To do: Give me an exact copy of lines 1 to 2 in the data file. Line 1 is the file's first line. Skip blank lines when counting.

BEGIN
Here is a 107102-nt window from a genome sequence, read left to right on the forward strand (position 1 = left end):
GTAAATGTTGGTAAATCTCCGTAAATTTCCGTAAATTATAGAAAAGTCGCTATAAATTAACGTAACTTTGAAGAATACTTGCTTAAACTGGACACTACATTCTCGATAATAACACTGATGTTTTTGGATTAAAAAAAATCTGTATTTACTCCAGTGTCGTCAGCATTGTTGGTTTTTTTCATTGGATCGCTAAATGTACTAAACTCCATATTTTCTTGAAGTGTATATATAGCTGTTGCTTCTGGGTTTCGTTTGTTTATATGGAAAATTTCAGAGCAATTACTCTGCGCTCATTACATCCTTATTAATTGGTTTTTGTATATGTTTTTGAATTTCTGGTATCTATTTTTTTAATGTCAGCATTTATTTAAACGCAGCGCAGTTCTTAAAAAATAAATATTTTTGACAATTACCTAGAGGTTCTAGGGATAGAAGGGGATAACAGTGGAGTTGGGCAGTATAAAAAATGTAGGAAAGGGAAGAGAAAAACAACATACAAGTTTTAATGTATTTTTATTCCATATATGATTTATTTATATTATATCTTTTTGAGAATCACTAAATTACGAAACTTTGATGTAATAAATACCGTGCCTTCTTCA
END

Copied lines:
Here is a 107102-nt window from a genome sequence, read left to right on the forward strand (position 1 = left end):
GTAAATGTTGGTAAATCTCCGTAAATTTCCGTAAATTATAGAAAAGTCGCTATAAATTAACGTAACTTTGAAGAATACTTGCTTAAACTGGACACTACATTCTCGATAATAACACTGATGTTTTTGGATTAAAAAAAATCTGTATTTACTCCAGTGTCGTCAGCATTGTTGGTTTTTTTCATTGGATCGCTAAATGTACTAAACTCCATATTTTCTTGAAGTGTATATATAGCTGTTGCTTCTGGGTTTCGTTTGTTTATATGGAAAATTTCAGAGCAATTACTCTGCGCTCATTACATCCTTATTAATTGGTTTTTGTATATGTTTTTGAATTTCTGGTATCTATTTTTTTAATGTCAGCATTTATTTAAACGCAGCGCAGTTCTTAAAAAATAAATATTTTTGACAATTACCTAGAGGTTCTAGGGATAGAAGGGGATAACAGTGGAGTTGGGCAGTATAAAAAATGTAGGAAAGGGAAGAGAAAAACAACATACAAGTTTTAATGTATTTTTATTCCATATATGATTTATTTATATTATATCTTTTTGAGAATCACTAAATTACGAAACTTTGATGTAATAAATACCGTGCCTTCTTCA